WSU scientists use ancient teeth, fleas in 'Black Death' study

"What we did know - based largely on the writings of Byzantine scholar Procopius in 542 AD - is that a disease tore through Europe with ferocity. Though Procopius described dark swelling at the neck, groin and armpits of victims - suggestive of bubonic plague - smallpox and influenza have also been considered.

"By reconstructing DNA from the teeth of two corpses buried in Bavaria, Germany, the group concluded that the Justinian plague and the better-known Black Death, which came 800 years later, were caused by different strains of Y. pestis.

"Both were transmitted to humans by fleas that had bitten infected rodents, primarily rats.

"One mystery yet to be solved: Why did the Justinian plague disappear while a new one emerged and persists to this day?  The Lancet study’s authors speculate that humans’ immune systems became less susceptible to the bacterium or that a climatic shift made the environment less suitable for it to survive.

"Meanwhile, the modern day strain continues to circulate, with its most effective mode of transmission the bite of a tiny flea." 

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My understanding is that there was another plague before that starting about 180CE (at the death of Emperor Marcus Aurelius) that lasted about 100-120 years.  It has been judged as something unlike bubonic, but its actual medical attributes and genesis are still in dispute. 

    

I think they picked it up when Marcus' brother and co-emperor went east to quell an uprising against the Roman Empire. It's a tragedy this horrible disease is still around.

Rats and disease certainly have taken their toll on health over the centuries. 

"The Antonine Plague of 165–180 AD—also known as the Plague of Galen, who described it—was an ancient pandemic brought back to the Roman Empire by troops returning from campaigns in the Near East. It has been suspected to have been either smallpox[1] or measles,[2] but the true cause remains undetermined. The epidemic may have claimed the life of Roman emperor Lucius Verus, who died in 169 and was the co-regent of Marcus Aurelius Antoninus, whose family name, Antoninus, was given to the epidemic. The disease broke out again nine years later, according to the Roman historian Dio Cassius, and caused up to 2,000 deaths a day in Rome, one quarter of those infected.[3] Total deaths have been estimated at five million.[4] The disease killed as much as one-third of the population in some areas and devastated the Roman army.[5]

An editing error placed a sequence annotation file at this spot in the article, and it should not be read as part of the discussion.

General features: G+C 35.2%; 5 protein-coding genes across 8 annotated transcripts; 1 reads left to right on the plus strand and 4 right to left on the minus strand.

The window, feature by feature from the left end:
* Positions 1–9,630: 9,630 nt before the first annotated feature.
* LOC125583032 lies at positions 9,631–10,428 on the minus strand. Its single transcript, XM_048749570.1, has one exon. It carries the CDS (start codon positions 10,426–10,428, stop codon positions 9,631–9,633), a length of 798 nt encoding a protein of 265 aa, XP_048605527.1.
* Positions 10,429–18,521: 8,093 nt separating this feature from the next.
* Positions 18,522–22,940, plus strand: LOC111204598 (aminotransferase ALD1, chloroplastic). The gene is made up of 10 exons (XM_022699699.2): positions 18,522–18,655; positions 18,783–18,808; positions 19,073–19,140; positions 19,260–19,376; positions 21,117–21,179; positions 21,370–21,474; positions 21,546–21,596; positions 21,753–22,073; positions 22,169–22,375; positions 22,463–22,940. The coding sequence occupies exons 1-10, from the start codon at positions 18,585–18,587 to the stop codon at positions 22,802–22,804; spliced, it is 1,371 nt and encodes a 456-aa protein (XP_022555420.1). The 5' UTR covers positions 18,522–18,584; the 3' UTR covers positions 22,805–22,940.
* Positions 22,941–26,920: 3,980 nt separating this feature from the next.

"Ancient sources agree that the epidemic appeared first during the Roman siege of Seleucia in the winter of 165–166.[6] Ammianus Marcellinus reports that the plague spread to Gaul and the legions along the RhineEutropius asserts that a large population died throughout the Empire.[7]

"Galen's observations and description of the epidemic in the treatise Methodus Medendi is brief, and his other references to it are scattered among his voluminous writings. He describes the plague as "great" and of long duration and mentions feverdiarrhea, and pharyngitis, as well as a skin eruption—sometimes dry and sometimes pustular—appearing on the ninth day of the illness. The information provided by Galen does not clearly define the nature of the disease, but scholars have generally preferred to diagnose it as smallpox.[8]

"Historian William McNeill asserts that the Antonine Plague and the later Plague of Cyprian (251–ca.270) were outbreaks of two different diseases, one of smallpox and one of measles, although not necessarily in that order. The severe devastation to the European population from the two plagues may indicate that people had no previous exposure to either disease, which brought immunity to survivors. Other historians believe that both outbreaks were of smallpox.[9] This latter view seems more likely to be correct given that molecular estimates place the evolution of measles sometime after 500 AD.[10]"

Hrmmmm... the History Channel said it was something like Black Plague. I was more focused on learning about Marcus so I may have gotten that part wrong. Can't trust everything the Television God says.

Your comment struck my curiosity cord, and I went hunting for information. I have no idea if Wiki has accurate information, but at least that is what I found. Imagine the numbers of people who died, "2,000 deaths a day in Rome" and "Total deaths have been estimated at five million"! The misery must have been awful. 

Indeed. I can't imagine what it would have been like to live during that time period. I would worry about all of my loved ones and friends.

Marcus Aurelius was a stoic and I think the losses he suffered, his brother, his children, during that time had a reinforcing affect on his philosophy. It also probably lead to his decision to make his own natural born son his heir, Commodus, which was against tradition. (Marcus and his brother were adopted.) That was the same antagonist emperor in Gladiator. (But I wouldn't take that movie as an accurate account of history.)

Imagine what a terrible effect if would have on our society if we faced such a widespread disease. Just a shift in our economic balance or new gadget shifts our living narrative in fundamental ways. If we got struck by a civilization killer I don't know what would happen.

Joan that's an interesting article.  

Joan, I know I mostly just lurk, but I wanted to say that I really enjoy these science updates you post.  :)

Humble Pie, I am glad you enjoy science articles. Indeed, you are not lurking!

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